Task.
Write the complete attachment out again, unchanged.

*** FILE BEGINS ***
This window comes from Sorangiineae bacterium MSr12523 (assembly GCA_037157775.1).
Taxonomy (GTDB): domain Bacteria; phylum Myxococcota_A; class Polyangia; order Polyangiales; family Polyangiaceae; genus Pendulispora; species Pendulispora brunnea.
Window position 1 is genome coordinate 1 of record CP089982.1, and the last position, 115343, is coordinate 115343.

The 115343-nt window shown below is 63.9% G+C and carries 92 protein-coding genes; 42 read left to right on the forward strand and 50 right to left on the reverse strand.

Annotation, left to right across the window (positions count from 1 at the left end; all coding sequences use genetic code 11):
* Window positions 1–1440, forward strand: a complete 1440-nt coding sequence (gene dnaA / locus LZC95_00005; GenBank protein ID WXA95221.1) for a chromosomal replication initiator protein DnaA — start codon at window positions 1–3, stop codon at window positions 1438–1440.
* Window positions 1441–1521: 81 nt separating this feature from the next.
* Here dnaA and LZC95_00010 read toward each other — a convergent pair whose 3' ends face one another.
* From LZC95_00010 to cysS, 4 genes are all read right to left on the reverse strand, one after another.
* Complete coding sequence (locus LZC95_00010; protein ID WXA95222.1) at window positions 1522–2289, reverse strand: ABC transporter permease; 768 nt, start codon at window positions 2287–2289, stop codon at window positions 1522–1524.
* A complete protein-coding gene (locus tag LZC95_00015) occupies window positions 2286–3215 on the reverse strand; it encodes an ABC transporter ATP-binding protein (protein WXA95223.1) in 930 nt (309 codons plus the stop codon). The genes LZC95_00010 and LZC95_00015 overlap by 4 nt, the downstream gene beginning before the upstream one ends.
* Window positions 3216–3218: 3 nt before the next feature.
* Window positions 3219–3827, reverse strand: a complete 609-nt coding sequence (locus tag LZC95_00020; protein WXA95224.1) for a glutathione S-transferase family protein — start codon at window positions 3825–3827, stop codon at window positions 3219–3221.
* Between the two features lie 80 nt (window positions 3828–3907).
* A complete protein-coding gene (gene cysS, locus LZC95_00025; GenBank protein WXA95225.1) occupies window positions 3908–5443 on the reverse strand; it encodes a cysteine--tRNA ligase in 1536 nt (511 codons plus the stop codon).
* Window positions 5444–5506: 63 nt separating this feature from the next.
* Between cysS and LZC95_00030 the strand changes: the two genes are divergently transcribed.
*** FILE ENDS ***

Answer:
This window comes from Sorangiineae bacterium MSr12523 (assembly GCA_037157775.1).
Taxonomy (GTDB): domain Bacteria; phylum Myxococcota_A; class Polyangia; order Polyangiales; family Polyangiaceae; genus Pendulispora; species Pendulispora brunnea.
Window position 1 is genome coordinate 1 of record CP089982.1, and the last position, 115343, is coordinate 115343.

The 115343-nt window shown below is 63.9% G+C and carries 92 protein-coding genes; 42 read left to right on the forward strand and 50 right to left on the reverse strand.

Annotation, left to right across the window (positions count from 1 at the left end; all coding sequences use genetic code 11):
* Window positions 1–1440, forward strand: a complete 1440-nt coding sequence (gene dnaA / locus LZC95_00005; GenBank protein ID WXA95221.1) for a chromosomal replication initiator protein DnaA — start codon at window positions 1–3, stop codon at window positions 1438–1440.
* Window positions 1441–1521: 81 nt separating this feature from the next.
* Here dnaA and LZC95_00010 read toward each other — a convergent pair whose 3' ends face one another.
* From LZC95_00010 to cysS, 4 genes are all read right to left on the reverse strand, one after another.
* Complete coding sequence (locus LZC95_00010; protein ID WXA95222.1) at window positions 1522–2289, reverse strand: ABC transporter permease; 768 nt, start codon at window positions 2287–2289, stop codon at window positions 1522–1524.
* A complete protein-coding gene (locus tag LZC95_00015) occupies window positions 2286–3215 on the reverse strand; it encodes an ABC transporter ATP-binding protein (protein WXA95223.1) in 930 nt (309 codons plus the stop codon). The genes LZC95_00010 and LZC95_00015 overlap by 4 nt, the downstream gene beginning before the upstream one ends.
* Window positions 3216–3218: 3 nt before the next feature.
* Window positions 3219–3827, reverse strand: a complete 609-nt coding sequence (locus tag LZC95_00020; protein WXA95224.1) for a glutathione S-transferase family protein — start codon at window positions 3825–3827, stop codon at window positions 3219–3221.
* Between the two features lie 80 nt (window positions 3828–3907).
* A complete protein-coding gene (gene cysS, locus LZC95_00025; GenBank protein WXA95225.1) occupies window positions 3908–5443 on the reverse strand; it encodes a cysteine--tRNA ligase in 1536 nt (511 codons plus the stop codon).
* Window positions 5444–5506: 63 nt separating this feature from the next.
* Between cysS and LZC95_00030 the strand changes: the two genes are divergently transcribed.